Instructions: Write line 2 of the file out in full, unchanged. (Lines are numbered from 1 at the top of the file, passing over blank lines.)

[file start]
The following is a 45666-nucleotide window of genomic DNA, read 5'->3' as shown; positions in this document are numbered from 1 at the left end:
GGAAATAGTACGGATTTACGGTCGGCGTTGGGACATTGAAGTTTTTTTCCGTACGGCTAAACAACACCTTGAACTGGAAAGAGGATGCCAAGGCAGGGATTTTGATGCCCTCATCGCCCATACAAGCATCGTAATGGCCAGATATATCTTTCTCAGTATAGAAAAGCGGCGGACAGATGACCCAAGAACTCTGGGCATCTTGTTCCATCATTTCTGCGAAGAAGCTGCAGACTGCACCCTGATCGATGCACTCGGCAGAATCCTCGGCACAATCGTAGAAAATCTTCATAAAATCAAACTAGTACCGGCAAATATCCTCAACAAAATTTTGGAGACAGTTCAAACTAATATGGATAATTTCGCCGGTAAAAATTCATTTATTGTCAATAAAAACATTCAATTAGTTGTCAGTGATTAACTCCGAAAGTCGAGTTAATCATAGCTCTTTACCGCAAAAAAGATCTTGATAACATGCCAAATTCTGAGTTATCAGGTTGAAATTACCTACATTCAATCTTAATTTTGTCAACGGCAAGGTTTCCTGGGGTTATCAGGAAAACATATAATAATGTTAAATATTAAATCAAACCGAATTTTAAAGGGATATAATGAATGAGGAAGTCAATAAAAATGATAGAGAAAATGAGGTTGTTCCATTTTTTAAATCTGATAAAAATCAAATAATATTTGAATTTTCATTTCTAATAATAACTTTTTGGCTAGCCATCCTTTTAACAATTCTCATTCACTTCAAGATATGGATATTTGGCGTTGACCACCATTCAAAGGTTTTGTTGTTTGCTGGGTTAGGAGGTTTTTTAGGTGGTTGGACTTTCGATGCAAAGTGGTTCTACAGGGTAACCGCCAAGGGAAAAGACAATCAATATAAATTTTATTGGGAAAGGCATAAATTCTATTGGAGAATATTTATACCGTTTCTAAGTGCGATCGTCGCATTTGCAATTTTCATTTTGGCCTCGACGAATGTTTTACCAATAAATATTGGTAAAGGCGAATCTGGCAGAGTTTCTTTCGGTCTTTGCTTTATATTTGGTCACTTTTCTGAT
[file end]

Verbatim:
GGAAATAGTACGGATTTACGGTCGGCGTTGGGACATTGAAGTTTTTTTCCGTACGGCTAAACAACACCTTGAACTGGAAAGAGGATGCCAAGGCAGGGATTTTGATGCCCTCATCGCCCATACAAGCATCGTAATGGCCAGATATATCTTTCTCAGTATAGAAAAGCGGCGGACAGATGACCCAAGAACTCTGGGCATCTTGTTCCATCATTTCTGCGAAGAAGCTGCAGACTGCACCCTGATCGATGCACTCGGCAGAATCCTCGGCACAATCGTAGAAAATCTTCATAAAATCAAACTAGTACCGGCAAATATCCTCAACAAAATTTTGGAGACAGTTCAAACTAATATGGATAATTTCGCCGGTAAAAATTCATTTATTGTCAATAAAAACATTCAATTAGTTGTCAGTGATTAACTCCGAAAGTCGAGTTAATCATAGCTCTTTACCGCAAAAAAGATCTTGATAACATGCCAAATTCTGAGTTATCAGGTTGAAATTACCTACATTCAATCTTAATTTTGTCAACGGCAAGGTTTCCTGGGGTTATCAGGAAAACATATAATAATGTTAAATATTAAATCAAACCGAATTTTAAAGGGATATAATGAATGAGGAAGTCAATAAAAATGATAGAGAAAATGAGGTTGTTCCATTTTTTAAATCTGATAAAAATCAAATAATATTTGAATTTTCATTTCTAATAATAACTTTTTGGCTAGCCATCCTTTTAACAATTCTCATTCACTTCAAGATATGGATATTTGGCGTTGACCACCATTCAAAGGTTTTGTTGTTTGCTGGGTTAGGAGGTTTTTTAGGTGGTTGGACTTTCGATGCAAAGTGGTTCTACAGGGTAACCGCCAAGGGAAAAGACAATCAATATAAATTTTATTGGGAAAGGCATAAATTCTATTGGAGAATATTTATACCGTTTCTAAGTGCGATCGTCGCATTTGCAATTTTCATTTTGGCCTCGACGAATGTTTTACCAATAAATATTGGTAAAGGCGAATCTGGCAGAGTTTCTTTCGGTCTTTGCTTTATATTTGGTCACTTTTCTGAT